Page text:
BRITISH Prime Minister David Cameron won a major boost when the Conservatives clinched a comfortable victory early today in the Newark by-election.
The party saw off a strong challenge from Ukip to retain the Nottinghamshire constituency, but saw its majority cut from more than 16,000 to 7,403.
The Tory candidate, Robert Jenrick, was elected with 17,431 votes and 45 per cent of the vote after the party poured massive resources into defending Newark, which was among its 50 safest seats at the last general election.
Roger Helmer, the former Tory Euro-MP who stood for Ukip, came a strong second with 10,028 votes and 26 per cent of the vote. The party had come a distant fourth in Newark in the 2010 general election with less than four per cent support.
Labour’s Michael Payne came third with 6,842 votes (18 per cent).
Meanwhile the Liberal Democrats suffered their latest electoral humiliation by limping in sixth behind the Greens and an independent with just 1,004 votes and 2.6 per cent support.
The by-election was caused by the resignation of Patrick Mercer after he was caught up in a lobbying scandal.
Today’s victory marks the first time for a quarter of a century that the Tories have won a by-election victory when they have been in government.
Conservative strategists were desperate to see off Ukip, which topped the poll at last month’s Euro-elections. They will seize on the Newark result as evidence that the bubble is beginning to burst for Nigel Farage’s party.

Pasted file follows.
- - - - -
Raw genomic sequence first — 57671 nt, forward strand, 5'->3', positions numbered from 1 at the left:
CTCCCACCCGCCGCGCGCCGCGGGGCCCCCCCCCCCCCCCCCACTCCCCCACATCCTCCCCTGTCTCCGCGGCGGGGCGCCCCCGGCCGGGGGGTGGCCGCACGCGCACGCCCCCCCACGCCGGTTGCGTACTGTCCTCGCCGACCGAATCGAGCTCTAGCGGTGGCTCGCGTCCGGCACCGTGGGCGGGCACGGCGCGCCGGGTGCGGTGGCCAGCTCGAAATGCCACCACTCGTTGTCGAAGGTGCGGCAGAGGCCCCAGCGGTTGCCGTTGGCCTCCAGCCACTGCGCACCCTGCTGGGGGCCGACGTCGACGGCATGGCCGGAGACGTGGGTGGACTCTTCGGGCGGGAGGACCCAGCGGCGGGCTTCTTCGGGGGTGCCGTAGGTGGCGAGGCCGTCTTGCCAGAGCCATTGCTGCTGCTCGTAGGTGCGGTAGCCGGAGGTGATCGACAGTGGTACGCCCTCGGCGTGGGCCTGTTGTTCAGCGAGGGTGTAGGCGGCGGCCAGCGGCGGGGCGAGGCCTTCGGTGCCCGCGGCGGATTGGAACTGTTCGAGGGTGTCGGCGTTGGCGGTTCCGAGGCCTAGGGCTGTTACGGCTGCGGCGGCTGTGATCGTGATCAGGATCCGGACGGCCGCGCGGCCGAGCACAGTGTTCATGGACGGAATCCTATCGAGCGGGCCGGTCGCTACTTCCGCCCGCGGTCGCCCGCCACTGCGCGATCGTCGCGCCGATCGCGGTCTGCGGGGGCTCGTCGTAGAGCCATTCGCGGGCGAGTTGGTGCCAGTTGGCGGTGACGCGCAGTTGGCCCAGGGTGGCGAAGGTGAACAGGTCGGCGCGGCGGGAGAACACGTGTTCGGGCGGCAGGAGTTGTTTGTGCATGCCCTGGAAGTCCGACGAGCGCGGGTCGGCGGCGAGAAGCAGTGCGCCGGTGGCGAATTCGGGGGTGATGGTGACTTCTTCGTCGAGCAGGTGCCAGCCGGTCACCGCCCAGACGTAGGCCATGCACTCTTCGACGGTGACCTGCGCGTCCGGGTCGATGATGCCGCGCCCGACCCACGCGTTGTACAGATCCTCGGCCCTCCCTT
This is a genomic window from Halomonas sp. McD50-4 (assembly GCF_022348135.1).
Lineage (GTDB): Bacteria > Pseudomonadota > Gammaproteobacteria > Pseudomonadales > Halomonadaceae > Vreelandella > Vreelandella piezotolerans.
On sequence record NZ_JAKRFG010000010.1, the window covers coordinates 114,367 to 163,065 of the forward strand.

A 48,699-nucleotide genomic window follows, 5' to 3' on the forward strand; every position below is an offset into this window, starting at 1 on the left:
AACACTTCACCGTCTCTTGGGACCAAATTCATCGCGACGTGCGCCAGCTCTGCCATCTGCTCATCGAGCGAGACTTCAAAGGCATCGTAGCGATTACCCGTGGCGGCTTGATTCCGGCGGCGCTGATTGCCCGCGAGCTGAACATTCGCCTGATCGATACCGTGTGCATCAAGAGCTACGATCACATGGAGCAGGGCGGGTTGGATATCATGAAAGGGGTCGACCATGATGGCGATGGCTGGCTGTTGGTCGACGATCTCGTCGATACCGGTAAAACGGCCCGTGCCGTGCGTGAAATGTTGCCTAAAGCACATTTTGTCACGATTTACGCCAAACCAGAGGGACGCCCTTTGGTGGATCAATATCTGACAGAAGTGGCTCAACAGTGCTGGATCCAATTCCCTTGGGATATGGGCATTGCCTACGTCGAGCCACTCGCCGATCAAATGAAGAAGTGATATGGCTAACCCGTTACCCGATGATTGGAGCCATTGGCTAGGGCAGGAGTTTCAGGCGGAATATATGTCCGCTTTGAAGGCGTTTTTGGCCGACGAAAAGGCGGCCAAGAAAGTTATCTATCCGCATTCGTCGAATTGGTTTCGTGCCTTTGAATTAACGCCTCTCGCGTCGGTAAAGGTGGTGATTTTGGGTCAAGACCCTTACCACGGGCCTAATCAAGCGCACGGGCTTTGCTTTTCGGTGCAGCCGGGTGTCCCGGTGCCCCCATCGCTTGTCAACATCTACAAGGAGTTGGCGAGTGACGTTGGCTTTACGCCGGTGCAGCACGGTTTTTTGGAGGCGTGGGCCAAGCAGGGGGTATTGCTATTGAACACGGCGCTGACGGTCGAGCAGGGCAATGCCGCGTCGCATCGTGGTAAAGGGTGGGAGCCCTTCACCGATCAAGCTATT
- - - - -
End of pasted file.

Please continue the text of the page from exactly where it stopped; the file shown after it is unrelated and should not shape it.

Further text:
David Cameron visited the constituency four times, while all Tory MPs were ordered to campaign in the by-election and up to 1,000 party activists blitzed the area on polling day.
Ukip also, in Mr Farage’s words, “threw the kitchen sink” at the contest but found itself up against a formidable Conservative organisation.
For it to have defied the odds and win the seat would have provided one of the biggest by-election upsets in British political history. However, Ukip’s showing last night will come as a relatively disappointing for the party given its stunning successes in the Euro and town hall elections.
Mr Jenrick, the 32-year-old Tory victor, said: “I want to thank the prime minister for his personal support to my campaign and I want to thank the Government for its commitment to re-building Britain.
“I hope now I can repay the faith and trust that the people of Newark have put in me as your new member of parliament - and in the months and years to come I can build a reputation as a strong and effective MP.“
Speaking ahead of the declaration, Mr Farage said: “This has been a stunning campaign that we've fought in a very short space of time. We've been up against probably the biggest ever Conservative machine, defending about their 40th safest seat in the country. If the indications are right, we'll be celebrating a massive advance for our party.”